A Cornucopia of Corpses

A Prequel to the Assault on Miragliano

They had already approached the city walls as close as they dared and had no intention of doing so again. Nofri convinced the other two that there was no real need, for their orders were to scout the sodden land around the city, and did not specify any need to draw particularly close to the walls. Indeed, as he mulled the matter over, he was able to justify their caution further. For example, if they were to approach the walls too closely, then that would likely result in their demise, ensuring they never returned to report what they had found, which he considered to be the most important element of their orders. And, added Benedetto with a wry smile, their animated corpses would only swell the enemy’s ranks, thus greatly annoying their captain.

They were but one of several parties of Portomaggioran handgunners sent out from the alliance army by the Captain-General Lord Alessio to ascertain what exactly might be the best approach to the city. As foul flood waters had spilled out from the Blighted Marshes to surround the city, just drawing close was not going to be easy for the army, never mind the act of assault. Miragliano was moated – a moat which had swelled as the water level rose, to become, on the face of it, three times as wide. Of course, it ran deep only along its original course, while the newly extended reaches were much shallower. Nevertheless, it now presented a much greater challenge for the army – not just because of the difficulty of moving through the sinking muds and tangled weeds, but because of the horrors that dwelt (or should that be un-dwelt?) within.

The city had been ruled by vampires for several years, and their necromantic dominion had turned it and the land around into a kind of hell. The three soldiers had quickly learned this upon their initial, more direct approach, when they had witnessed first a bubbling in the putrid moat waters, and then the emergence of a monstrous, plated creature, something akin to a crab or a scorpion, but as big as a boat.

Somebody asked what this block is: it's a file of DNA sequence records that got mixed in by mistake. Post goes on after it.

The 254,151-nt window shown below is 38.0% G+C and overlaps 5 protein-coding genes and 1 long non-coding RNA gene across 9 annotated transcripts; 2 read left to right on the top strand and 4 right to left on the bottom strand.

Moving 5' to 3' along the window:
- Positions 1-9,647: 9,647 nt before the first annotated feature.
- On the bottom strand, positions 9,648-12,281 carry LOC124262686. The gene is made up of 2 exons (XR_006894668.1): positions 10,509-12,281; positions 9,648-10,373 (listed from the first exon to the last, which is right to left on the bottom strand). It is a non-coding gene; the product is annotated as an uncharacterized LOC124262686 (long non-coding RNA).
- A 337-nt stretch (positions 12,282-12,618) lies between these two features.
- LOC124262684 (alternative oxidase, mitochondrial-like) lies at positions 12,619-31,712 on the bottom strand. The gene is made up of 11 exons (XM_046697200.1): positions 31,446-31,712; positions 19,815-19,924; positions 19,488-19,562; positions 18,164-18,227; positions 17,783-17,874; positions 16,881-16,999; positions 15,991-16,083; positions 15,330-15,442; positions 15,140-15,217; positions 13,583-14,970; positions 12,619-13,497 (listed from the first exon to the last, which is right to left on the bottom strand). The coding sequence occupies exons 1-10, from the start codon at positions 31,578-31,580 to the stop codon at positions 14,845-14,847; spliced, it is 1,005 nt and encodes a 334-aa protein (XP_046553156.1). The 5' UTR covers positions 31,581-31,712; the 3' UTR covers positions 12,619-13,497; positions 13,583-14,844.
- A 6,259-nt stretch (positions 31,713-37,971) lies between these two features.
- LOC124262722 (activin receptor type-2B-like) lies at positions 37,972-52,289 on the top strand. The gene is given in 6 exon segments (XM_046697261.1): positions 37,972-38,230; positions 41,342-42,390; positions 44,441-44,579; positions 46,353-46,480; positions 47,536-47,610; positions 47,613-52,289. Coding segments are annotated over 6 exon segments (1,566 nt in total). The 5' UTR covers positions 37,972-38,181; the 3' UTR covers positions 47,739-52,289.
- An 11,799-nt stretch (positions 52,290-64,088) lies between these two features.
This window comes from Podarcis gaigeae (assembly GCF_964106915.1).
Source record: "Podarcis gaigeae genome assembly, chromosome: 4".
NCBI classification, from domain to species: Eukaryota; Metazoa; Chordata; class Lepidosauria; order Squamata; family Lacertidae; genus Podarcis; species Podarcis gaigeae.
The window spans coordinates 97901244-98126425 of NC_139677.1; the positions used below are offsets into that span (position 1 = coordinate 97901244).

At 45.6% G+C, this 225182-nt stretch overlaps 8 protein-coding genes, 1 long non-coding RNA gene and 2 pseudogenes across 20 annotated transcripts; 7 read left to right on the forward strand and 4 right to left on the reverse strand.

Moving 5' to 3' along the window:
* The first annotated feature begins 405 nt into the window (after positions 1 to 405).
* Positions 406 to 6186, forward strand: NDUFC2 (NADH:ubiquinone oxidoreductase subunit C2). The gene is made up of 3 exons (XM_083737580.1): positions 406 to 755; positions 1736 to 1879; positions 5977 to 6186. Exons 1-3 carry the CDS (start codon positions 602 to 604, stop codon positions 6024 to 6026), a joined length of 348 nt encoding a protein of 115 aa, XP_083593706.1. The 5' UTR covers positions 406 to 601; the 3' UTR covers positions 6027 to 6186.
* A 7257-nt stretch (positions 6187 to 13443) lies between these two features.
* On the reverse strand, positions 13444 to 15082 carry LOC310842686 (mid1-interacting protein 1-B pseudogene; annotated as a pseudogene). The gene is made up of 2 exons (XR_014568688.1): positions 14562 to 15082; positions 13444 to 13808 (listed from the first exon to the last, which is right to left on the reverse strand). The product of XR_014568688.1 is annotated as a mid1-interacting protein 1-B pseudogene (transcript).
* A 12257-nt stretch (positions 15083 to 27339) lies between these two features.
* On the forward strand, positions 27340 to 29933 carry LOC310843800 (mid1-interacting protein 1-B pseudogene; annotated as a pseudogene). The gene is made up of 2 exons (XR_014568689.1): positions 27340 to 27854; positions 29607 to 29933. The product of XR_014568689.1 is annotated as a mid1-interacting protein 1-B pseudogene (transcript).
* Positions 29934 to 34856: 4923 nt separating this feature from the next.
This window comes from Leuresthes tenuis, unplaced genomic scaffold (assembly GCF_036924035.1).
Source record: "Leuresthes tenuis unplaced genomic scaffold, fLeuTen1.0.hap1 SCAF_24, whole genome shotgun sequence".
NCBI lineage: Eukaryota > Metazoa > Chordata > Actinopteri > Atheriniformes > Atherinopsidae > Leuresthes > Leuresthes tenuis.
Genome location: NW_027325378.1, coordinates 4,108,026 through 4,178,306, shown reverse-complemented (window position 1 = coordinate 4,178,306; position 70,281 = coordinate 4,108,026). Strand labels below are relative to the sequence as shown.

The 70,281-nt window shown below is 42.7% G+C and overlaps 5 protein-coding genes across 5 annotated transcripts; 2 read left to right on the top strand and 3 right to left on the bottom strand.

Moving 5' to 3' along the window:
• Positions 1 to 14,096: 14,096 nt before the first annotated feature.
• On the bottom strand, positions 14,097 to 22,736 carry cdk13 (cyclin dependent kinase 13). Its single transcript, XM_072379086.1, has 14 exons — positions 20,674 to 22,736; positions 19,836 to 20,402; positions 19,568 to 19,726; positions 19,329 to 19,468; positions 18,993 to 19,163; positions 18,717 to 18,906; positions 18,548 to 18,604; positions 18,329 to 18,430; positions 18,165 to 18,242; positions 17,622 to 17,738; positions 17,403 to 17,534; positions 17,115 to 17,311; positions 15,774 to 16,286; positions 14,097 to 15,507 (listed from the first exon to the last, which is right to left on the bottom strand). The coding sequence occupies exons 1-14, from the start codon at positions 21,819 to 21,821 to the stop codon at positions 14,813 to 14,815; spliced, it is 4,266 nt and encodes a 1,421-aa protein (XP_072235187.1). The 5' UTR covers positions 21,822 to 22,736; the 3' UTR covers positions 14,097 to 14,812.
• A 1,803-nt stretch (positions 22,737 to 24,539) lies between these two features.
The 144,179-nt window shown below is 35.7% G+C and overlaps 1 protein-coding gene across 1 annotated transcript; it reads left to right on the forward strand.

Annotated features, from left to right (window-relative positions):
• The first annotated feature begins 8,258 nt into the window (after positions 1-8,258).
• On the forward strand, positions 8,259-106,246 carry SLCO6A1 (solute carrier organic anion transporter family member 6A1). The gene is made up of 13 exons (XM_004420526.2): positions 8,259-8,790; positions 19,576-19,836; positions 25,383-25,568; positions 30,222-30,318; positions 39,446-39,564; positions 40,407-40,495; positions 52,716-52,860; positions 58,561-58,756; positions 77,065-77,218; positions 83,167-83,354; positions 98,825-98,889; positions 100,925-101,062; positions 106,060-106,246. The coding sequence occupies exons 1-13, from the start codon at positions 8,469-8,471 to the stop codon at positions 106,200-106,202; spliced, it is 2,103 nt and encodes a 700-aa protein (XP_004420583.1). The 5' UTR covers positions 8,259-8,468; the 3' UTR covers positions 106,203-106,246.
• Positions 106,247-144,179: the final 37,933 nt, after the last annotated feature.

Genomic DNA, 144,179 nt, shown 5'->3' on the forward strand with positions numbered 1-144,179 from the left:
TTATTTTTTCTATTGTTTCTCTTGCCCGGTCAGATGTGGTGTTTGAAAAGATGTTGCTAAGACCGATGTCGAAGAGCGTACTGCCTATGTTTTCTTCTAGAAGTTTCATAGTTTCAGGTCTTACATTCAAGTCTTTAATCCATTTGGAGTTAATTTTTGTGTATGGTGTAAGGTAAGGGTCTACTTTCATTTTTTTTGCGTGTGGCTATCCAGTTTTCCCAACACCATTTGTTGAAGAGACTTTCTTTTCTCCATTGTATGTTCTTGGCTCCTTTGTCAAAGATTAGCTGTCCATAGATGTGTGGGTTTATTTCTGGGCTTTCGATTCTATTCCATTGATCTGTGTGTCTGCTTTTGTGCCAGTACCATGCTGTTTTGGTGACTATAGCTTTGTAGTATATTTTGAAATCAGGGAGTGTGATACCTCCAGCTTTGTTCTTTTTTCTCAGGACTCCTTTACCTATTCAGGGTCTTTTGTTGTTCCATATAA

It lolled heavily in the waters, splashing and scraping in equal measure, while its elongated, barbed mouth-parts chittered and spurted gobbets of noisome fluid. Red in colour, it undoubtedly hailed from the corrupted waters of the Blighted Marshes, tainted to grow unnaturally large and foully twisted. A nightmare made real, so that just the sight and smell of it sapped strength from the soldier’s legs, to leave them staggering in unsteady fear.

“Not this way then!” Benedetto had declared loudly, as the three of them turned away to move as swiftly as their weakened limbs would allow over the soft ground.

Glancing back, they saw the beast had begun to lift itself out of the deeper waters, as another of its kind surfaced behind.

Once they had put some distance between them and the beasts, sufficient that they could no longer be seen, and had satisfied themselves that the monsters were making no attempt to pursue them, they all agreed that this particular stretch of the city walls could not be considered a suitable approach for the army. The beasts were massive enough that even while submerged and unseen, they could surely tip a raft, even a large one. And if they instead chose to rise up and attack, then they would surely make short work of all the unlucky souls it carried. Zanobi had voiced a concern that the creatures might move anywhere in the moat, and so should be considered to present a threat across its full circumference, but both his companions argued that they could make no such presumption. Neither beast had chased them, which could indicate they were of a somewhat sedentary nature. And even if that were not the case, then what more could they do than report where the beasts were spotted. Surely a confirmed sighting in a particular place counted for something, Nofri had suggested, and only a fool would subsequently choose said place for the armies crossing?